According to Pachachi, "The draft constitution approved by the majority of the Constitution-Drafting Committee was presented to us. Bilateral talks were then held between the (Unified) Iraq Coalition (Shiite) and the Kurdish bloc to deal with some outstanding issues. We asked the Sunni Arabs (to participate). They were mostly represented by the Iraqi Islamic Party, the National Dialogue Council, and some individuals who introduced themselves as representing the Sunni Arabs."
On the points that needed much discussion, he said, "The issue of federalism. By this, I do not mean the federalism of the Kurds because they have their special status. Besides, there is a principle that has been approved by the Iraqi state since its inception. It says the Kurds have their special situation and must enjoy their rights because they belong to another nationality. In fact, they have been living separately from the state for 13 years. They have proven their efficiency in administering the Kurdistan region. Objections focused on the application of the federal system in the south and other parts of Iraq. This raised fears and problems. These are summed up in saying there is no need to discriminate between the governorates because all Iraqis in them are Arabs and no geographic, religious, or ethnic factors separate them. The majority prefer to apply the decentralized system after the Iraqis have suffered from the iron-fist hegemonic central system of government under the former regime."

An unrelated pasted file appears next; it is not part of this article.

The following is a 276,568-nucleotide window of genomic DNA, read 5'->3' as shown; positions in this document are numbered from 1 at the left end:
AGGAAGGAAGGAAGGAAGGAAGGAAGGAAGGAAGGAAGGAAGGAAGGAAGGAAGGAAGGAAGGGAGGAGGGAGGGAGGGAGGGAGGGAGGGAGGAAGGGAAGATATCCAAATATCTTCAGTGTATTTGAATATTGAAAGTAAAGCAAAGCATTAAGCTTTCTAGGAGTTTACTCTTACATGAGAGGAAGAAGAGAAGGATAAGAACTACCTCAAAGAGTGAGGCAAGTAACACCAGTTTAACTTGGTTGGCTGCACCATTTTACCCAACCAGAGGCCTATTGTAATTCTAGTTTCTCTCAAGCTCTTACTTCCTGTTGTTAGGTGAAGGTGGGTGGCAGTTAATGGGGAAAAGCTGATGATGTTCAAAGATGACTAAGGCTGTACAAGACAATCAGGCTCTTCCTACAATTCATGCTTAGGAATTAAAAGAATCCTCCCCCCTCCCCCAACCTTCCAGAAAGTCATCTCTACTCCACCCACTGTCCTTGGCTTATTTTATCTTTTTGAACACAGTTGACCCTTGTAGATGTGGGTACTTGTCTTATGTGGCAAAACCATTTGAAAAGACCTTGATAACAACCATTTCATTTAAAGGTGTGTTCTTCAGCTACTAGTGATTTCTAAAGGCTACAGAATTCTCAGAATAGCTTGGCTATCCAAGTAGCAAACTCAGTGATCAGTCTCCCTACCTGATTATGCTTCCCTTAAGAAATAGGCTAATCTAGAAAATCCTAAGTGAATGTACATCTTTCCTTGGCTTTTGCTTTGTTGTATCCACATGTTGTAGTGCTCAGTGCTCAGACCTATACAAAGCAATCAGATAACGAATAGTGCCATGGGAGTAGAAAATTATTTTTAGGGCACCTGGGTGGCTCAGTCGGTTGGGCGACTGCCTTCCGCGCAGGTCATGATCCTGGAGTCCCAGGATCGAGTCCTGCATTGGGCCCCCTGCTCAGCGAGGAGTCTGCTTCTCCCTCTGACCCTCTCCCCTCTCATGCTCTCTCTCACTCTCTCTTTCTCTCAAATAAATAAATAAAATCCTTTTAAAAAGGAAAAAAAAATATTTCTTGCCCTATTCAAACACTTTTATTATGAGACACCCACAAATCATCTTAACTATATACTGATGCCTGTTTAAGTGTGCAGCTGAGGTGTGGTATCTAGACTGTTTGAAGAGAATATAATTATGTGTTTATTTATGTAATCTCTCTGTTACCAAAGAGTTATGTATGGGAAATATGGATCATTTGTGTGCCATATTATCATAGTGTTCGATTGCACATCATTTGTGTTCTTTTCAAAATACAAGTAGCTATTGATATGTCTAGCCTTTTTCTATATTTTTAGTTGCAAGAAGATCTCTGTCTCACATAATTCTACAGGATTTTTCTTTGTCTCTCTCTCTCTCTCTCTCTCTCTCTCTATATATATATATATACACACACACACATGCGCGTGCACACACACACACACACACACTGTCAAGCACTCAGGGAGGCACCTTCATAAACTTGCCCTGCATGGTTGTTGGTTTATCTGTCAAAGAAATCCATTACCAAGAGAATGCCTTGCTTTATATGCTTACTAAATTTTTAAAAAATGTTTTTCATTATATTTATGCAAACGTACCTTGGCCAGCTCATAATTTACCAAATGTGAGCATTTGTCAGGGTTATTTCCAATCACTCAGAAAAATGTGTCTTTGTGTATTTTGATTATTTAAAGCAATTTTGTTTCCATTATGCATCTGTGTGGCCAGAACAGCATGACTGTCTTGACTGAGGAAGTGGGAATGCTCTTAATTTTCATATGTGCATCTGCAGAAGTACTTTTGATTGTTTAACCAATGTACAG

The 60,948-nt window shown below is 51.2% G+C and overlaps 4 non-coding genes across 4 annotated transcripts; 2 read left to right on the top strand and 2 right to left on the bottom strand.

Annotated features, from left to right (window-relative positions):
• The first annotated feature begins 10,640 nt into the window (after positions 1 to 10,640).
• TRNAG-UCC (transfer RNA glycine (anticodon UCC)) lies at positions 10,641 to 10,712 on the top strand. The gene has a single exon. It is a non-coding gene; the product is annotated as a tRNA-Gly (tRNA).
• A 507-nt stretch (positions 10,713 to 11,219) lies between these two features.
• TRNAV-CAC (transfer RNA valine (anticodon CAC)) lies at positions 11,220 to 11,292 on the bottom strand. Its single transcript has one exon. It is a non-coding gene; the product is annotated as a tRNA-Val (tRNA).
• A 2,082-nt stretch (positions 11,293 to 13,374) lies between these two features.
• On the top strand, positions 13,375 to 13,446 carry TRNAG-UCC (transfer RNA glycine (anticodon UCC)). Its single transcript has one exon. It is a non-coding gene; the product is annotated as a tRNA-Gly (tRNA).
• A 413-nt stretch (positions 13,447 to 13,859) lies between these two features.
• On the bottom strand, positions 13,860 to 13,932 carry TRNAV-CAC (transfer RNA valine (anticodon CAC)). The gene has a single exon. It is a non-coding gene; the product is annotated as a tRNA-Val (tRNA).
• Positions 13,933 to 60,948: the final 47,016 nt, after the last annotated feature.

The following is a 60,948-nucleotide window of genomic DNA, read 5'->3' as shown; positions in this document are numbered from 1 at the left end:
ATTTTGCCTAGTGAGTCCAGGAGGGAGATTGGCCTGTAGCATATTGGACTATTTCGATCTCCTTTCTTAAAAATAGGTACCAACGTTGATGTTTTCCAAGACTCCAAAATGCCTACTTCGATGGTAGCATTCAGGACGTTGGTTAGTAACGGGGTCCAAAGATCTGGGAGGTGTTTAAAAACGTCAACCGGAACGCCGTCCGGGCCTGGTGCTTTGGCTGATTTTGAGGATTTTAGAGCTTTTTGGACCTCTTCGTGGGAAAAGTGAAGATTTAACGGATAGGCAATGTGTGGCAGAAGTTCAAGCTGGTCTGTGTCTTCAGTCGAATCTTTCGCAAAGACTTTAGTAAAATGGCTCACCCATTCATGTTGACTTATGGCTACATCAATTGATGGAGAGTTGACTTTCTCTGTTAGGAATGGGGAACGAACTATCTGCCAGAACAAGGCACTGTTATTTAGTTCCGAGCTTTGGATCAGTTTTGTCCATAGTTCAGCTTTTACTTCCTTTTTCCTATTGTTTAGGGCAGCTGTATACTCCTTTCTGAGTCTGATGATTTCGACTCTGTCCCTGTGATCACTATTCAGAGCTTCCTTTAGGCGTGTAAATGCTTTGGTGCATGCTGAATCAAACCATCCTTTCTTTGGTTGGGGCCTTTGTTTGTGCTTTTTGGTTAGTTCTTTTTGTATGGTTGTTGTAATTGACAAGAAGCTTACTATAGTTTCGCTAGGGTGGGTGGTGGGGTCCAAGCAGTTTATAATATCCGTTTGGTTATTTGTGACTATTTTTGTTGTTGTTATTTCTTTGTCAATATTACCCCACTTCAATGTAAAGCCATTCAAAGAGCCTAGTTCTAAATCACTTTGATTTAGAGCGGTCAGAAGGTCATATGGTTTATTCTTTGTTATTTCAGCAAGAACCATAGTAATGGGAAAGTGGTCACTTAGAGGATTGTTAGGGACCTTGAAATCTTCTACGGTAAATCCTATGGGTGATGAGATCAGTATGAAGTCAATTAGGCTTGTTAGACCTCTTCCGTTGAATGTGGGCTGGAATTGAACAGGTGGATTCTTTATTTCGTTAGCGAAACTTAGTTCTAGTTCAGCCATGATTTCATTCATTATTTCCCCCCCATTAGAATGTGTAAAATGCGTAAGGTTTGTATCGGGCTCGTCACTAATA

Pachachi said "I believe that federalism unites disunited countries like what happened in the United States and Germany. This is the first time a united Iraq is exposed to division into federalisms. I repeat that I do not mean the federal system of the Kurds. The implementation of this system will be an element of division. This is what we fear, especially since the purpose of having federalism in the south is sectarian. The main problem is that a majority of the Iraqis feel that the Iranian influence is expanding in a serious manner, especially since some parties in power today have strong relations with Iran. There are fears that insistence on federalism in the south will give Iran a better chance to penetrate Iraq. It is important to note here that the Kurds have over the past 13 years gained political and administrative experience. Political figures emerged among them. They knew how to administer their region. This did not take place in the other parts of Iraq because everything was centered in Baghdad. If we apply the federal system in the southern governorates, a minority of unqualified people who cannot run the affairs of the country will assume power."